- /stayj"kohch'/, n.a horse-drawn coach that formerly traveled regularly over a fixed route with passengers, parcels, etc.[1630-40; STAGE + COACH]
* * *Public coach pulled by horses regularly traveling a fixed route between stations or stages.Stagecoaches appeared in London by 1640 and in Paris by 1660. In the 19th century they were most widely used in the U.S. and in England, where in 1828 stagecoaches ran 12 times a day from Leicester to London. In the U.S. they were the only means of travel for long distances overland, carrying passengers and mail to locations especially in the West. As railroad travel became more common, stagecoach travel diminished except to remote locations.
* * *▪ vehicleany public coach regularly travelling a fixed route between two or more stations (stages). Used in London at least by 1640, and about 20 years later in Paris, stagecoaches reached their greatest importance in England and the United States in the 19th century, where the new macadam roads made travel quicker and more comfortable. In the United States, coaches were the only means that many people had to travel long overland distances. In 1802 one could travel by different coaches 1,200 miles (1,900 kilometres) between Boston and Savannah, Ga., with the total price of travel and lodging amounting to $100. In England, in 1828, coaches ran 12 times daily from Leicester to London alone. They were also very quick; the London–Edinburgh stagecoach travelled its 400-mile route at an average speed of 10 miles an hour. Washington Irving's essay “The Stage Coach” describes a journey by stagecoach in England and provides an interesting picture of the coachmen. Many of Dickens' novels retrospectively present the great age of the stagecoach. Gradually, after the 1840s, coaches succumbed to the railroad, although they continued to be used in less accessible places into the 20th century.Stagecoaches have passed into folklore and literature. Few films with a locale in the American West would be complete without one. Especially notable is John Ford's Stagecoach, which uses the coach to present a little ark of humanity thrown together to react to and learn from each other and so follows such literary examples as Smollett's The Expedition of Humphry Clinker and Maupassant's “Boule de suif.” See also Concord coach; diligence.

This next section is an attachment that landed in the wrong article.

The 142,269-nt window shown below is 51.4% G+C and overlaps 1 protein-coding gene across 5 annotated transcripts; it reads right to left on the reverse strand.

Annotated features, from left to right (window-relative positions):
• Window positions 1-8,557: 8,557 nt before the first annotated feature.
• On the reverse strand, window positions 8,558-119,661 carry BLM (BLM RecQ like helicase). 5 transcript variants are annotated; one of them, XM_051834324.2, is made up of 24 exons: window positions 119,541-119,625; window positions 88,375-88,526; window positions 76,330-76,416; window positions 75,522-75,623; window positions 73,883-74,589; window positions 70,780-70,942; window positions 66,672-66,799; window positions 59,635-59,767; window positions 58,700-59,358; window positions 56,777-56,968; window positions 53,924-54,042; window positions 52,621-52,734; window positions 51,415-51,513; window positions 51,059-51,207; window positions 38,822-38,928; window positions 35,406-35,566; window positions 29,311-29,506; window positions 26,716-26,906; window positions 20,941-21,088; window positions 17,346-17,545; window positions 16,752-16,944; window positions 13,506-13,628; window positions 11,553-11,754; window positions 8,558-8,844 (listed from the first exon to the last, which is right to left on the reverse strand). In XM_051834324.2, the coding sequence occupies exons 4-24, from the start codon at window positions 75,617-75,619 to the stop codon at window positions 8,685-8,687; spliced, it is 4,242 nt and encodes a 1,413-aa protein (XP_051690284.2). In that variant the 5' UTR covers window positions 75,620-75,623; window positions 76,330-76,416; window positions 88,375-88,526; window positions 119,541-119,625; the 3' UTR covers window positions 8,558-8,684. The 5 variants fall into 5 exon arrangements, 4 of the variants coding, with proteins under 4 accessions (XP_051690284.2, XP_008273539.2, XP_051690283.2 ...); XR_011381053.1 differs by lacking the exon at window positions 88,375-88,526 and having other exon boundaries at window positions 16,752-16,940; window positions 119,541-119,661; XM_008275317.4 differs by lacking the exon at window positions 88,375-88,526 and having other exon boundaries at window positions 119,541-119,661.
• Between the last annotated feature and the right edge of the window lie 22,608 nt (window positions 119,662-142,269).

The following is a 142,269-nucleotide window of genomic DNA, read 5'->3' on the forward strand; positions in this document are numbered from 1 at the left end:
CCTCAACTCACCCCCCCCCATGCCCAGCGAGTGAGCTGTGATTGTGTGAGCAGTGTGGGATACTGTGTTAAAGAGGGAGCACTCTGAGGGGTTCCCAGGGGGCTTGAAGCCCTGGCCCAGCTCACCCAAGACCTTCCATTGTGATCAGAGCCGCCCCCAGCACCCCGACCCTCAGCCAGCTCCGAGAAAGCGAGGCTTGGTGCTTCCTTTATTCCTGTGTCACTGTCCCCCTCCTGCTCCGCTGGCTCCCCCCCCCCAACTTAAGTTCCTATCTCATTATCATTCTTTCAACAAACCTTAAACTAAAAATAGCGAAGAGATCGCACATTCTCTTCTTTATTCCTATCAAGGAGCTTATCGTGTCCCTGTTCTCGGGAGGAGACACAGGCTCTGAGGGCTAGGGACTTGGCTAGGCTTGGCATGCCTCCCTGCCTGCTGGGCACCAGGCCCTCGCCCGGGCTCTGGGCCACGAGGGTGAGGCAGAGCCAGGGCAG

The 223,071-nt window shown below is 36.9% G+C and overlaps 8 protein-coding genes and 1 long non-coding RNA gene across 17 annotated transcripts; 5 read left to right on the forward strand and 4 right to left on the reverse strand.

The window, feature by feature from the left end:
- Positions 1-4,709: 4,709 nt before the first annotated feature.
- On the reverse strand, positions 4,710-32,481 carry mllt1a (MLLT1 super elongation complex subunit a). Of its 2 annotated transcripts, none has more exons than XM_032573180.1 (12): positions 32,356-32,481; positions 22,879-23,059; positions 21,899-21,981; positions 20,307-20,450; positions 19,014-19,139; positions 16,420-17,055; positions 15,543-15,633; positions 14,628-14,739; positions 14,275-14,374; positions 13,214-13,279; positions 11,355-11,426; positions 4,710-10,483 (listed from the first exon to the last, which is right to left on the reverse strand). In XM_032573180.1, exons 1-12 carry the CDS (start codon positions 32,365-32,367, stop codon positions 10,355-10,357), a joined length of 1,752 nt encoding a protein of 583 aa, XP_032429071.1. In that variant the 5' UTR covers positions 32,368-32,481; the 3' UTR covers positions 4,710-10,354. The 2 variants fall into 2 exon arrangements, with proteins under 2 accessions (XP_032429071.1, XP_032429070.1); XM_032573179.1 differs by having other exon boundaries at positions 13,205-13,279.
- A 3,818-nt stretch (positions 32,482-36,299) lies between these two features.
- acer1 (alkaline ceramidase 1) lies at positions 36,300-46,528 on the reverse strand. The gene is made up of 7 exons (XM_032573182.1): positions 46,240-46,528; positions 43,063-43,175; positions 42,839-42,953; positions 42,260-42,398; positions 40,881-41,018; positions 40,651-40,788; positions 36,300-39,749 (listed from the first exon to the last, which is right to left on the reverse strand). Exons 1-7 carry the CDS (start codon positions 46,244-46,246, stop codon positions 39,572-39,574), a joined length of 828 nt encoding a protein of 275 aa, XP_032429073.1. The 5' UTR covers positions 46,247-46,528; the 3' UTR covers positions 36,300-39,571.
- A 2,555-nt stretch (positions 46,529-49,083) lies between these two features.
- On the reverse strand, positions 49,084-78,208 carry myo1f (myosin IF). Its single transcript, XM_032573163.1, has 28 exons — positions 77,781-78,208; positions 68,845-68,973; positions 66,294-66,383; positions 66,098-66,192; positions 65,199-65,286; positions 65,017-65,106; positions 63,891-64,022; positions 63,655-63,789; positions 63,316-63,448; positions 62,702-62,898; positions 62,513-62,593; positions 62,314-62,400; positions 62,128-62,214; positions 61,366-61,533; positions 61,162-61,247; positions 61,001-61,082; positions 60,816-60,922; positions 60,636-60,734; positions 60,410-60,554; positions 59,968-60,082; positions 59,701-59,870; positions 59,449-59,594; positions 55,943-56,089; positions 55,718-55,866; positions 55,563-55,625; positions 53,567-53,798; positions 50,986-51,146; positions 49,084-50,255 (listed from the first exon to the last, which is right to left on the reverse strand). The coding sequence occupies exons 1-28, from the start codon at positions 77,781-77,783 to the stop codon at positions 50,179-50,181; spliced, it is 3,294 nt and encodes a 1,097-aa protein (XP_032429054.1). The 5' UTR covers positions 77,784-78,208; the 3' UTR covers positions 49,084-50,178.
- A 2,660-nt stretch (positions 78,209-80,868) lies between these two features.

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Stagecoach — Stagecoach, TX U.S. town in Texas Population (2000): 455 Housing Units (2000): 162 Land area (2000): 1.137662 sq. miles (2.946532 sq. km) Water area (2000): 0.052596 sq. miles (0.136222 sq. km) Total area (2000): 1.190258 sq. miles (3.082754 sq.… … StarDict's U.S. Gazetteer Places
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Stagecoach — Stage coach (st[=a]j k[=o]ch ), n. A coach that runs regularly from one stage, station, or place to another, for the conveyance of passengers. [1913 Webster] … The Collaborative International Dictionary of English
stagecoach — (n.) also stage coach, 1650s, from STAGE (Cf. stage) (n.) in a sense of division of a journey without stopping for rest (c.1600) + COACH (Cf. coach) (n.) … Etymology dictionary
stagecoach — ► NOUN ▪ a large closed horse drawn vehicle formerly used to carry passengers and often mail along a regular route … English terms dictionary
stagecoach — [stāj′kōch΄] n. a horse drawn coach that formerly carried passengers, parcels, and mail on scheduled trips over a regular route … English World dictionary
Stagecoach — For other uses, see Stagecoach (disambiguation). Stagecoach in Switzerland A stagecoach is a type of covered wagon for passengers and goods, strongly sprung and drawn by four horses, usually four in hand. Widely used before the introduction of… … Wikipedia
Stagecoach — Cette page d’homonymie répertorie les différents sujets et articles partageant un même nom. Stagecoach est le terme anglophone désignant les diligences mais peut aussi désigner : Stagecoach est le titre original du film américain La… … Wikipédia en Français
stagecoach — UK [ˈsteɪdʒˌkəʊtʃ] / US [ˈsteɪdʒˌkoʊtʃ] noun [countable] Word forms stagecoach : singular stagecoach plural stagecoaches a vehicle pulled by horses, used in the past for carrying people, letters, and goods … English dictionary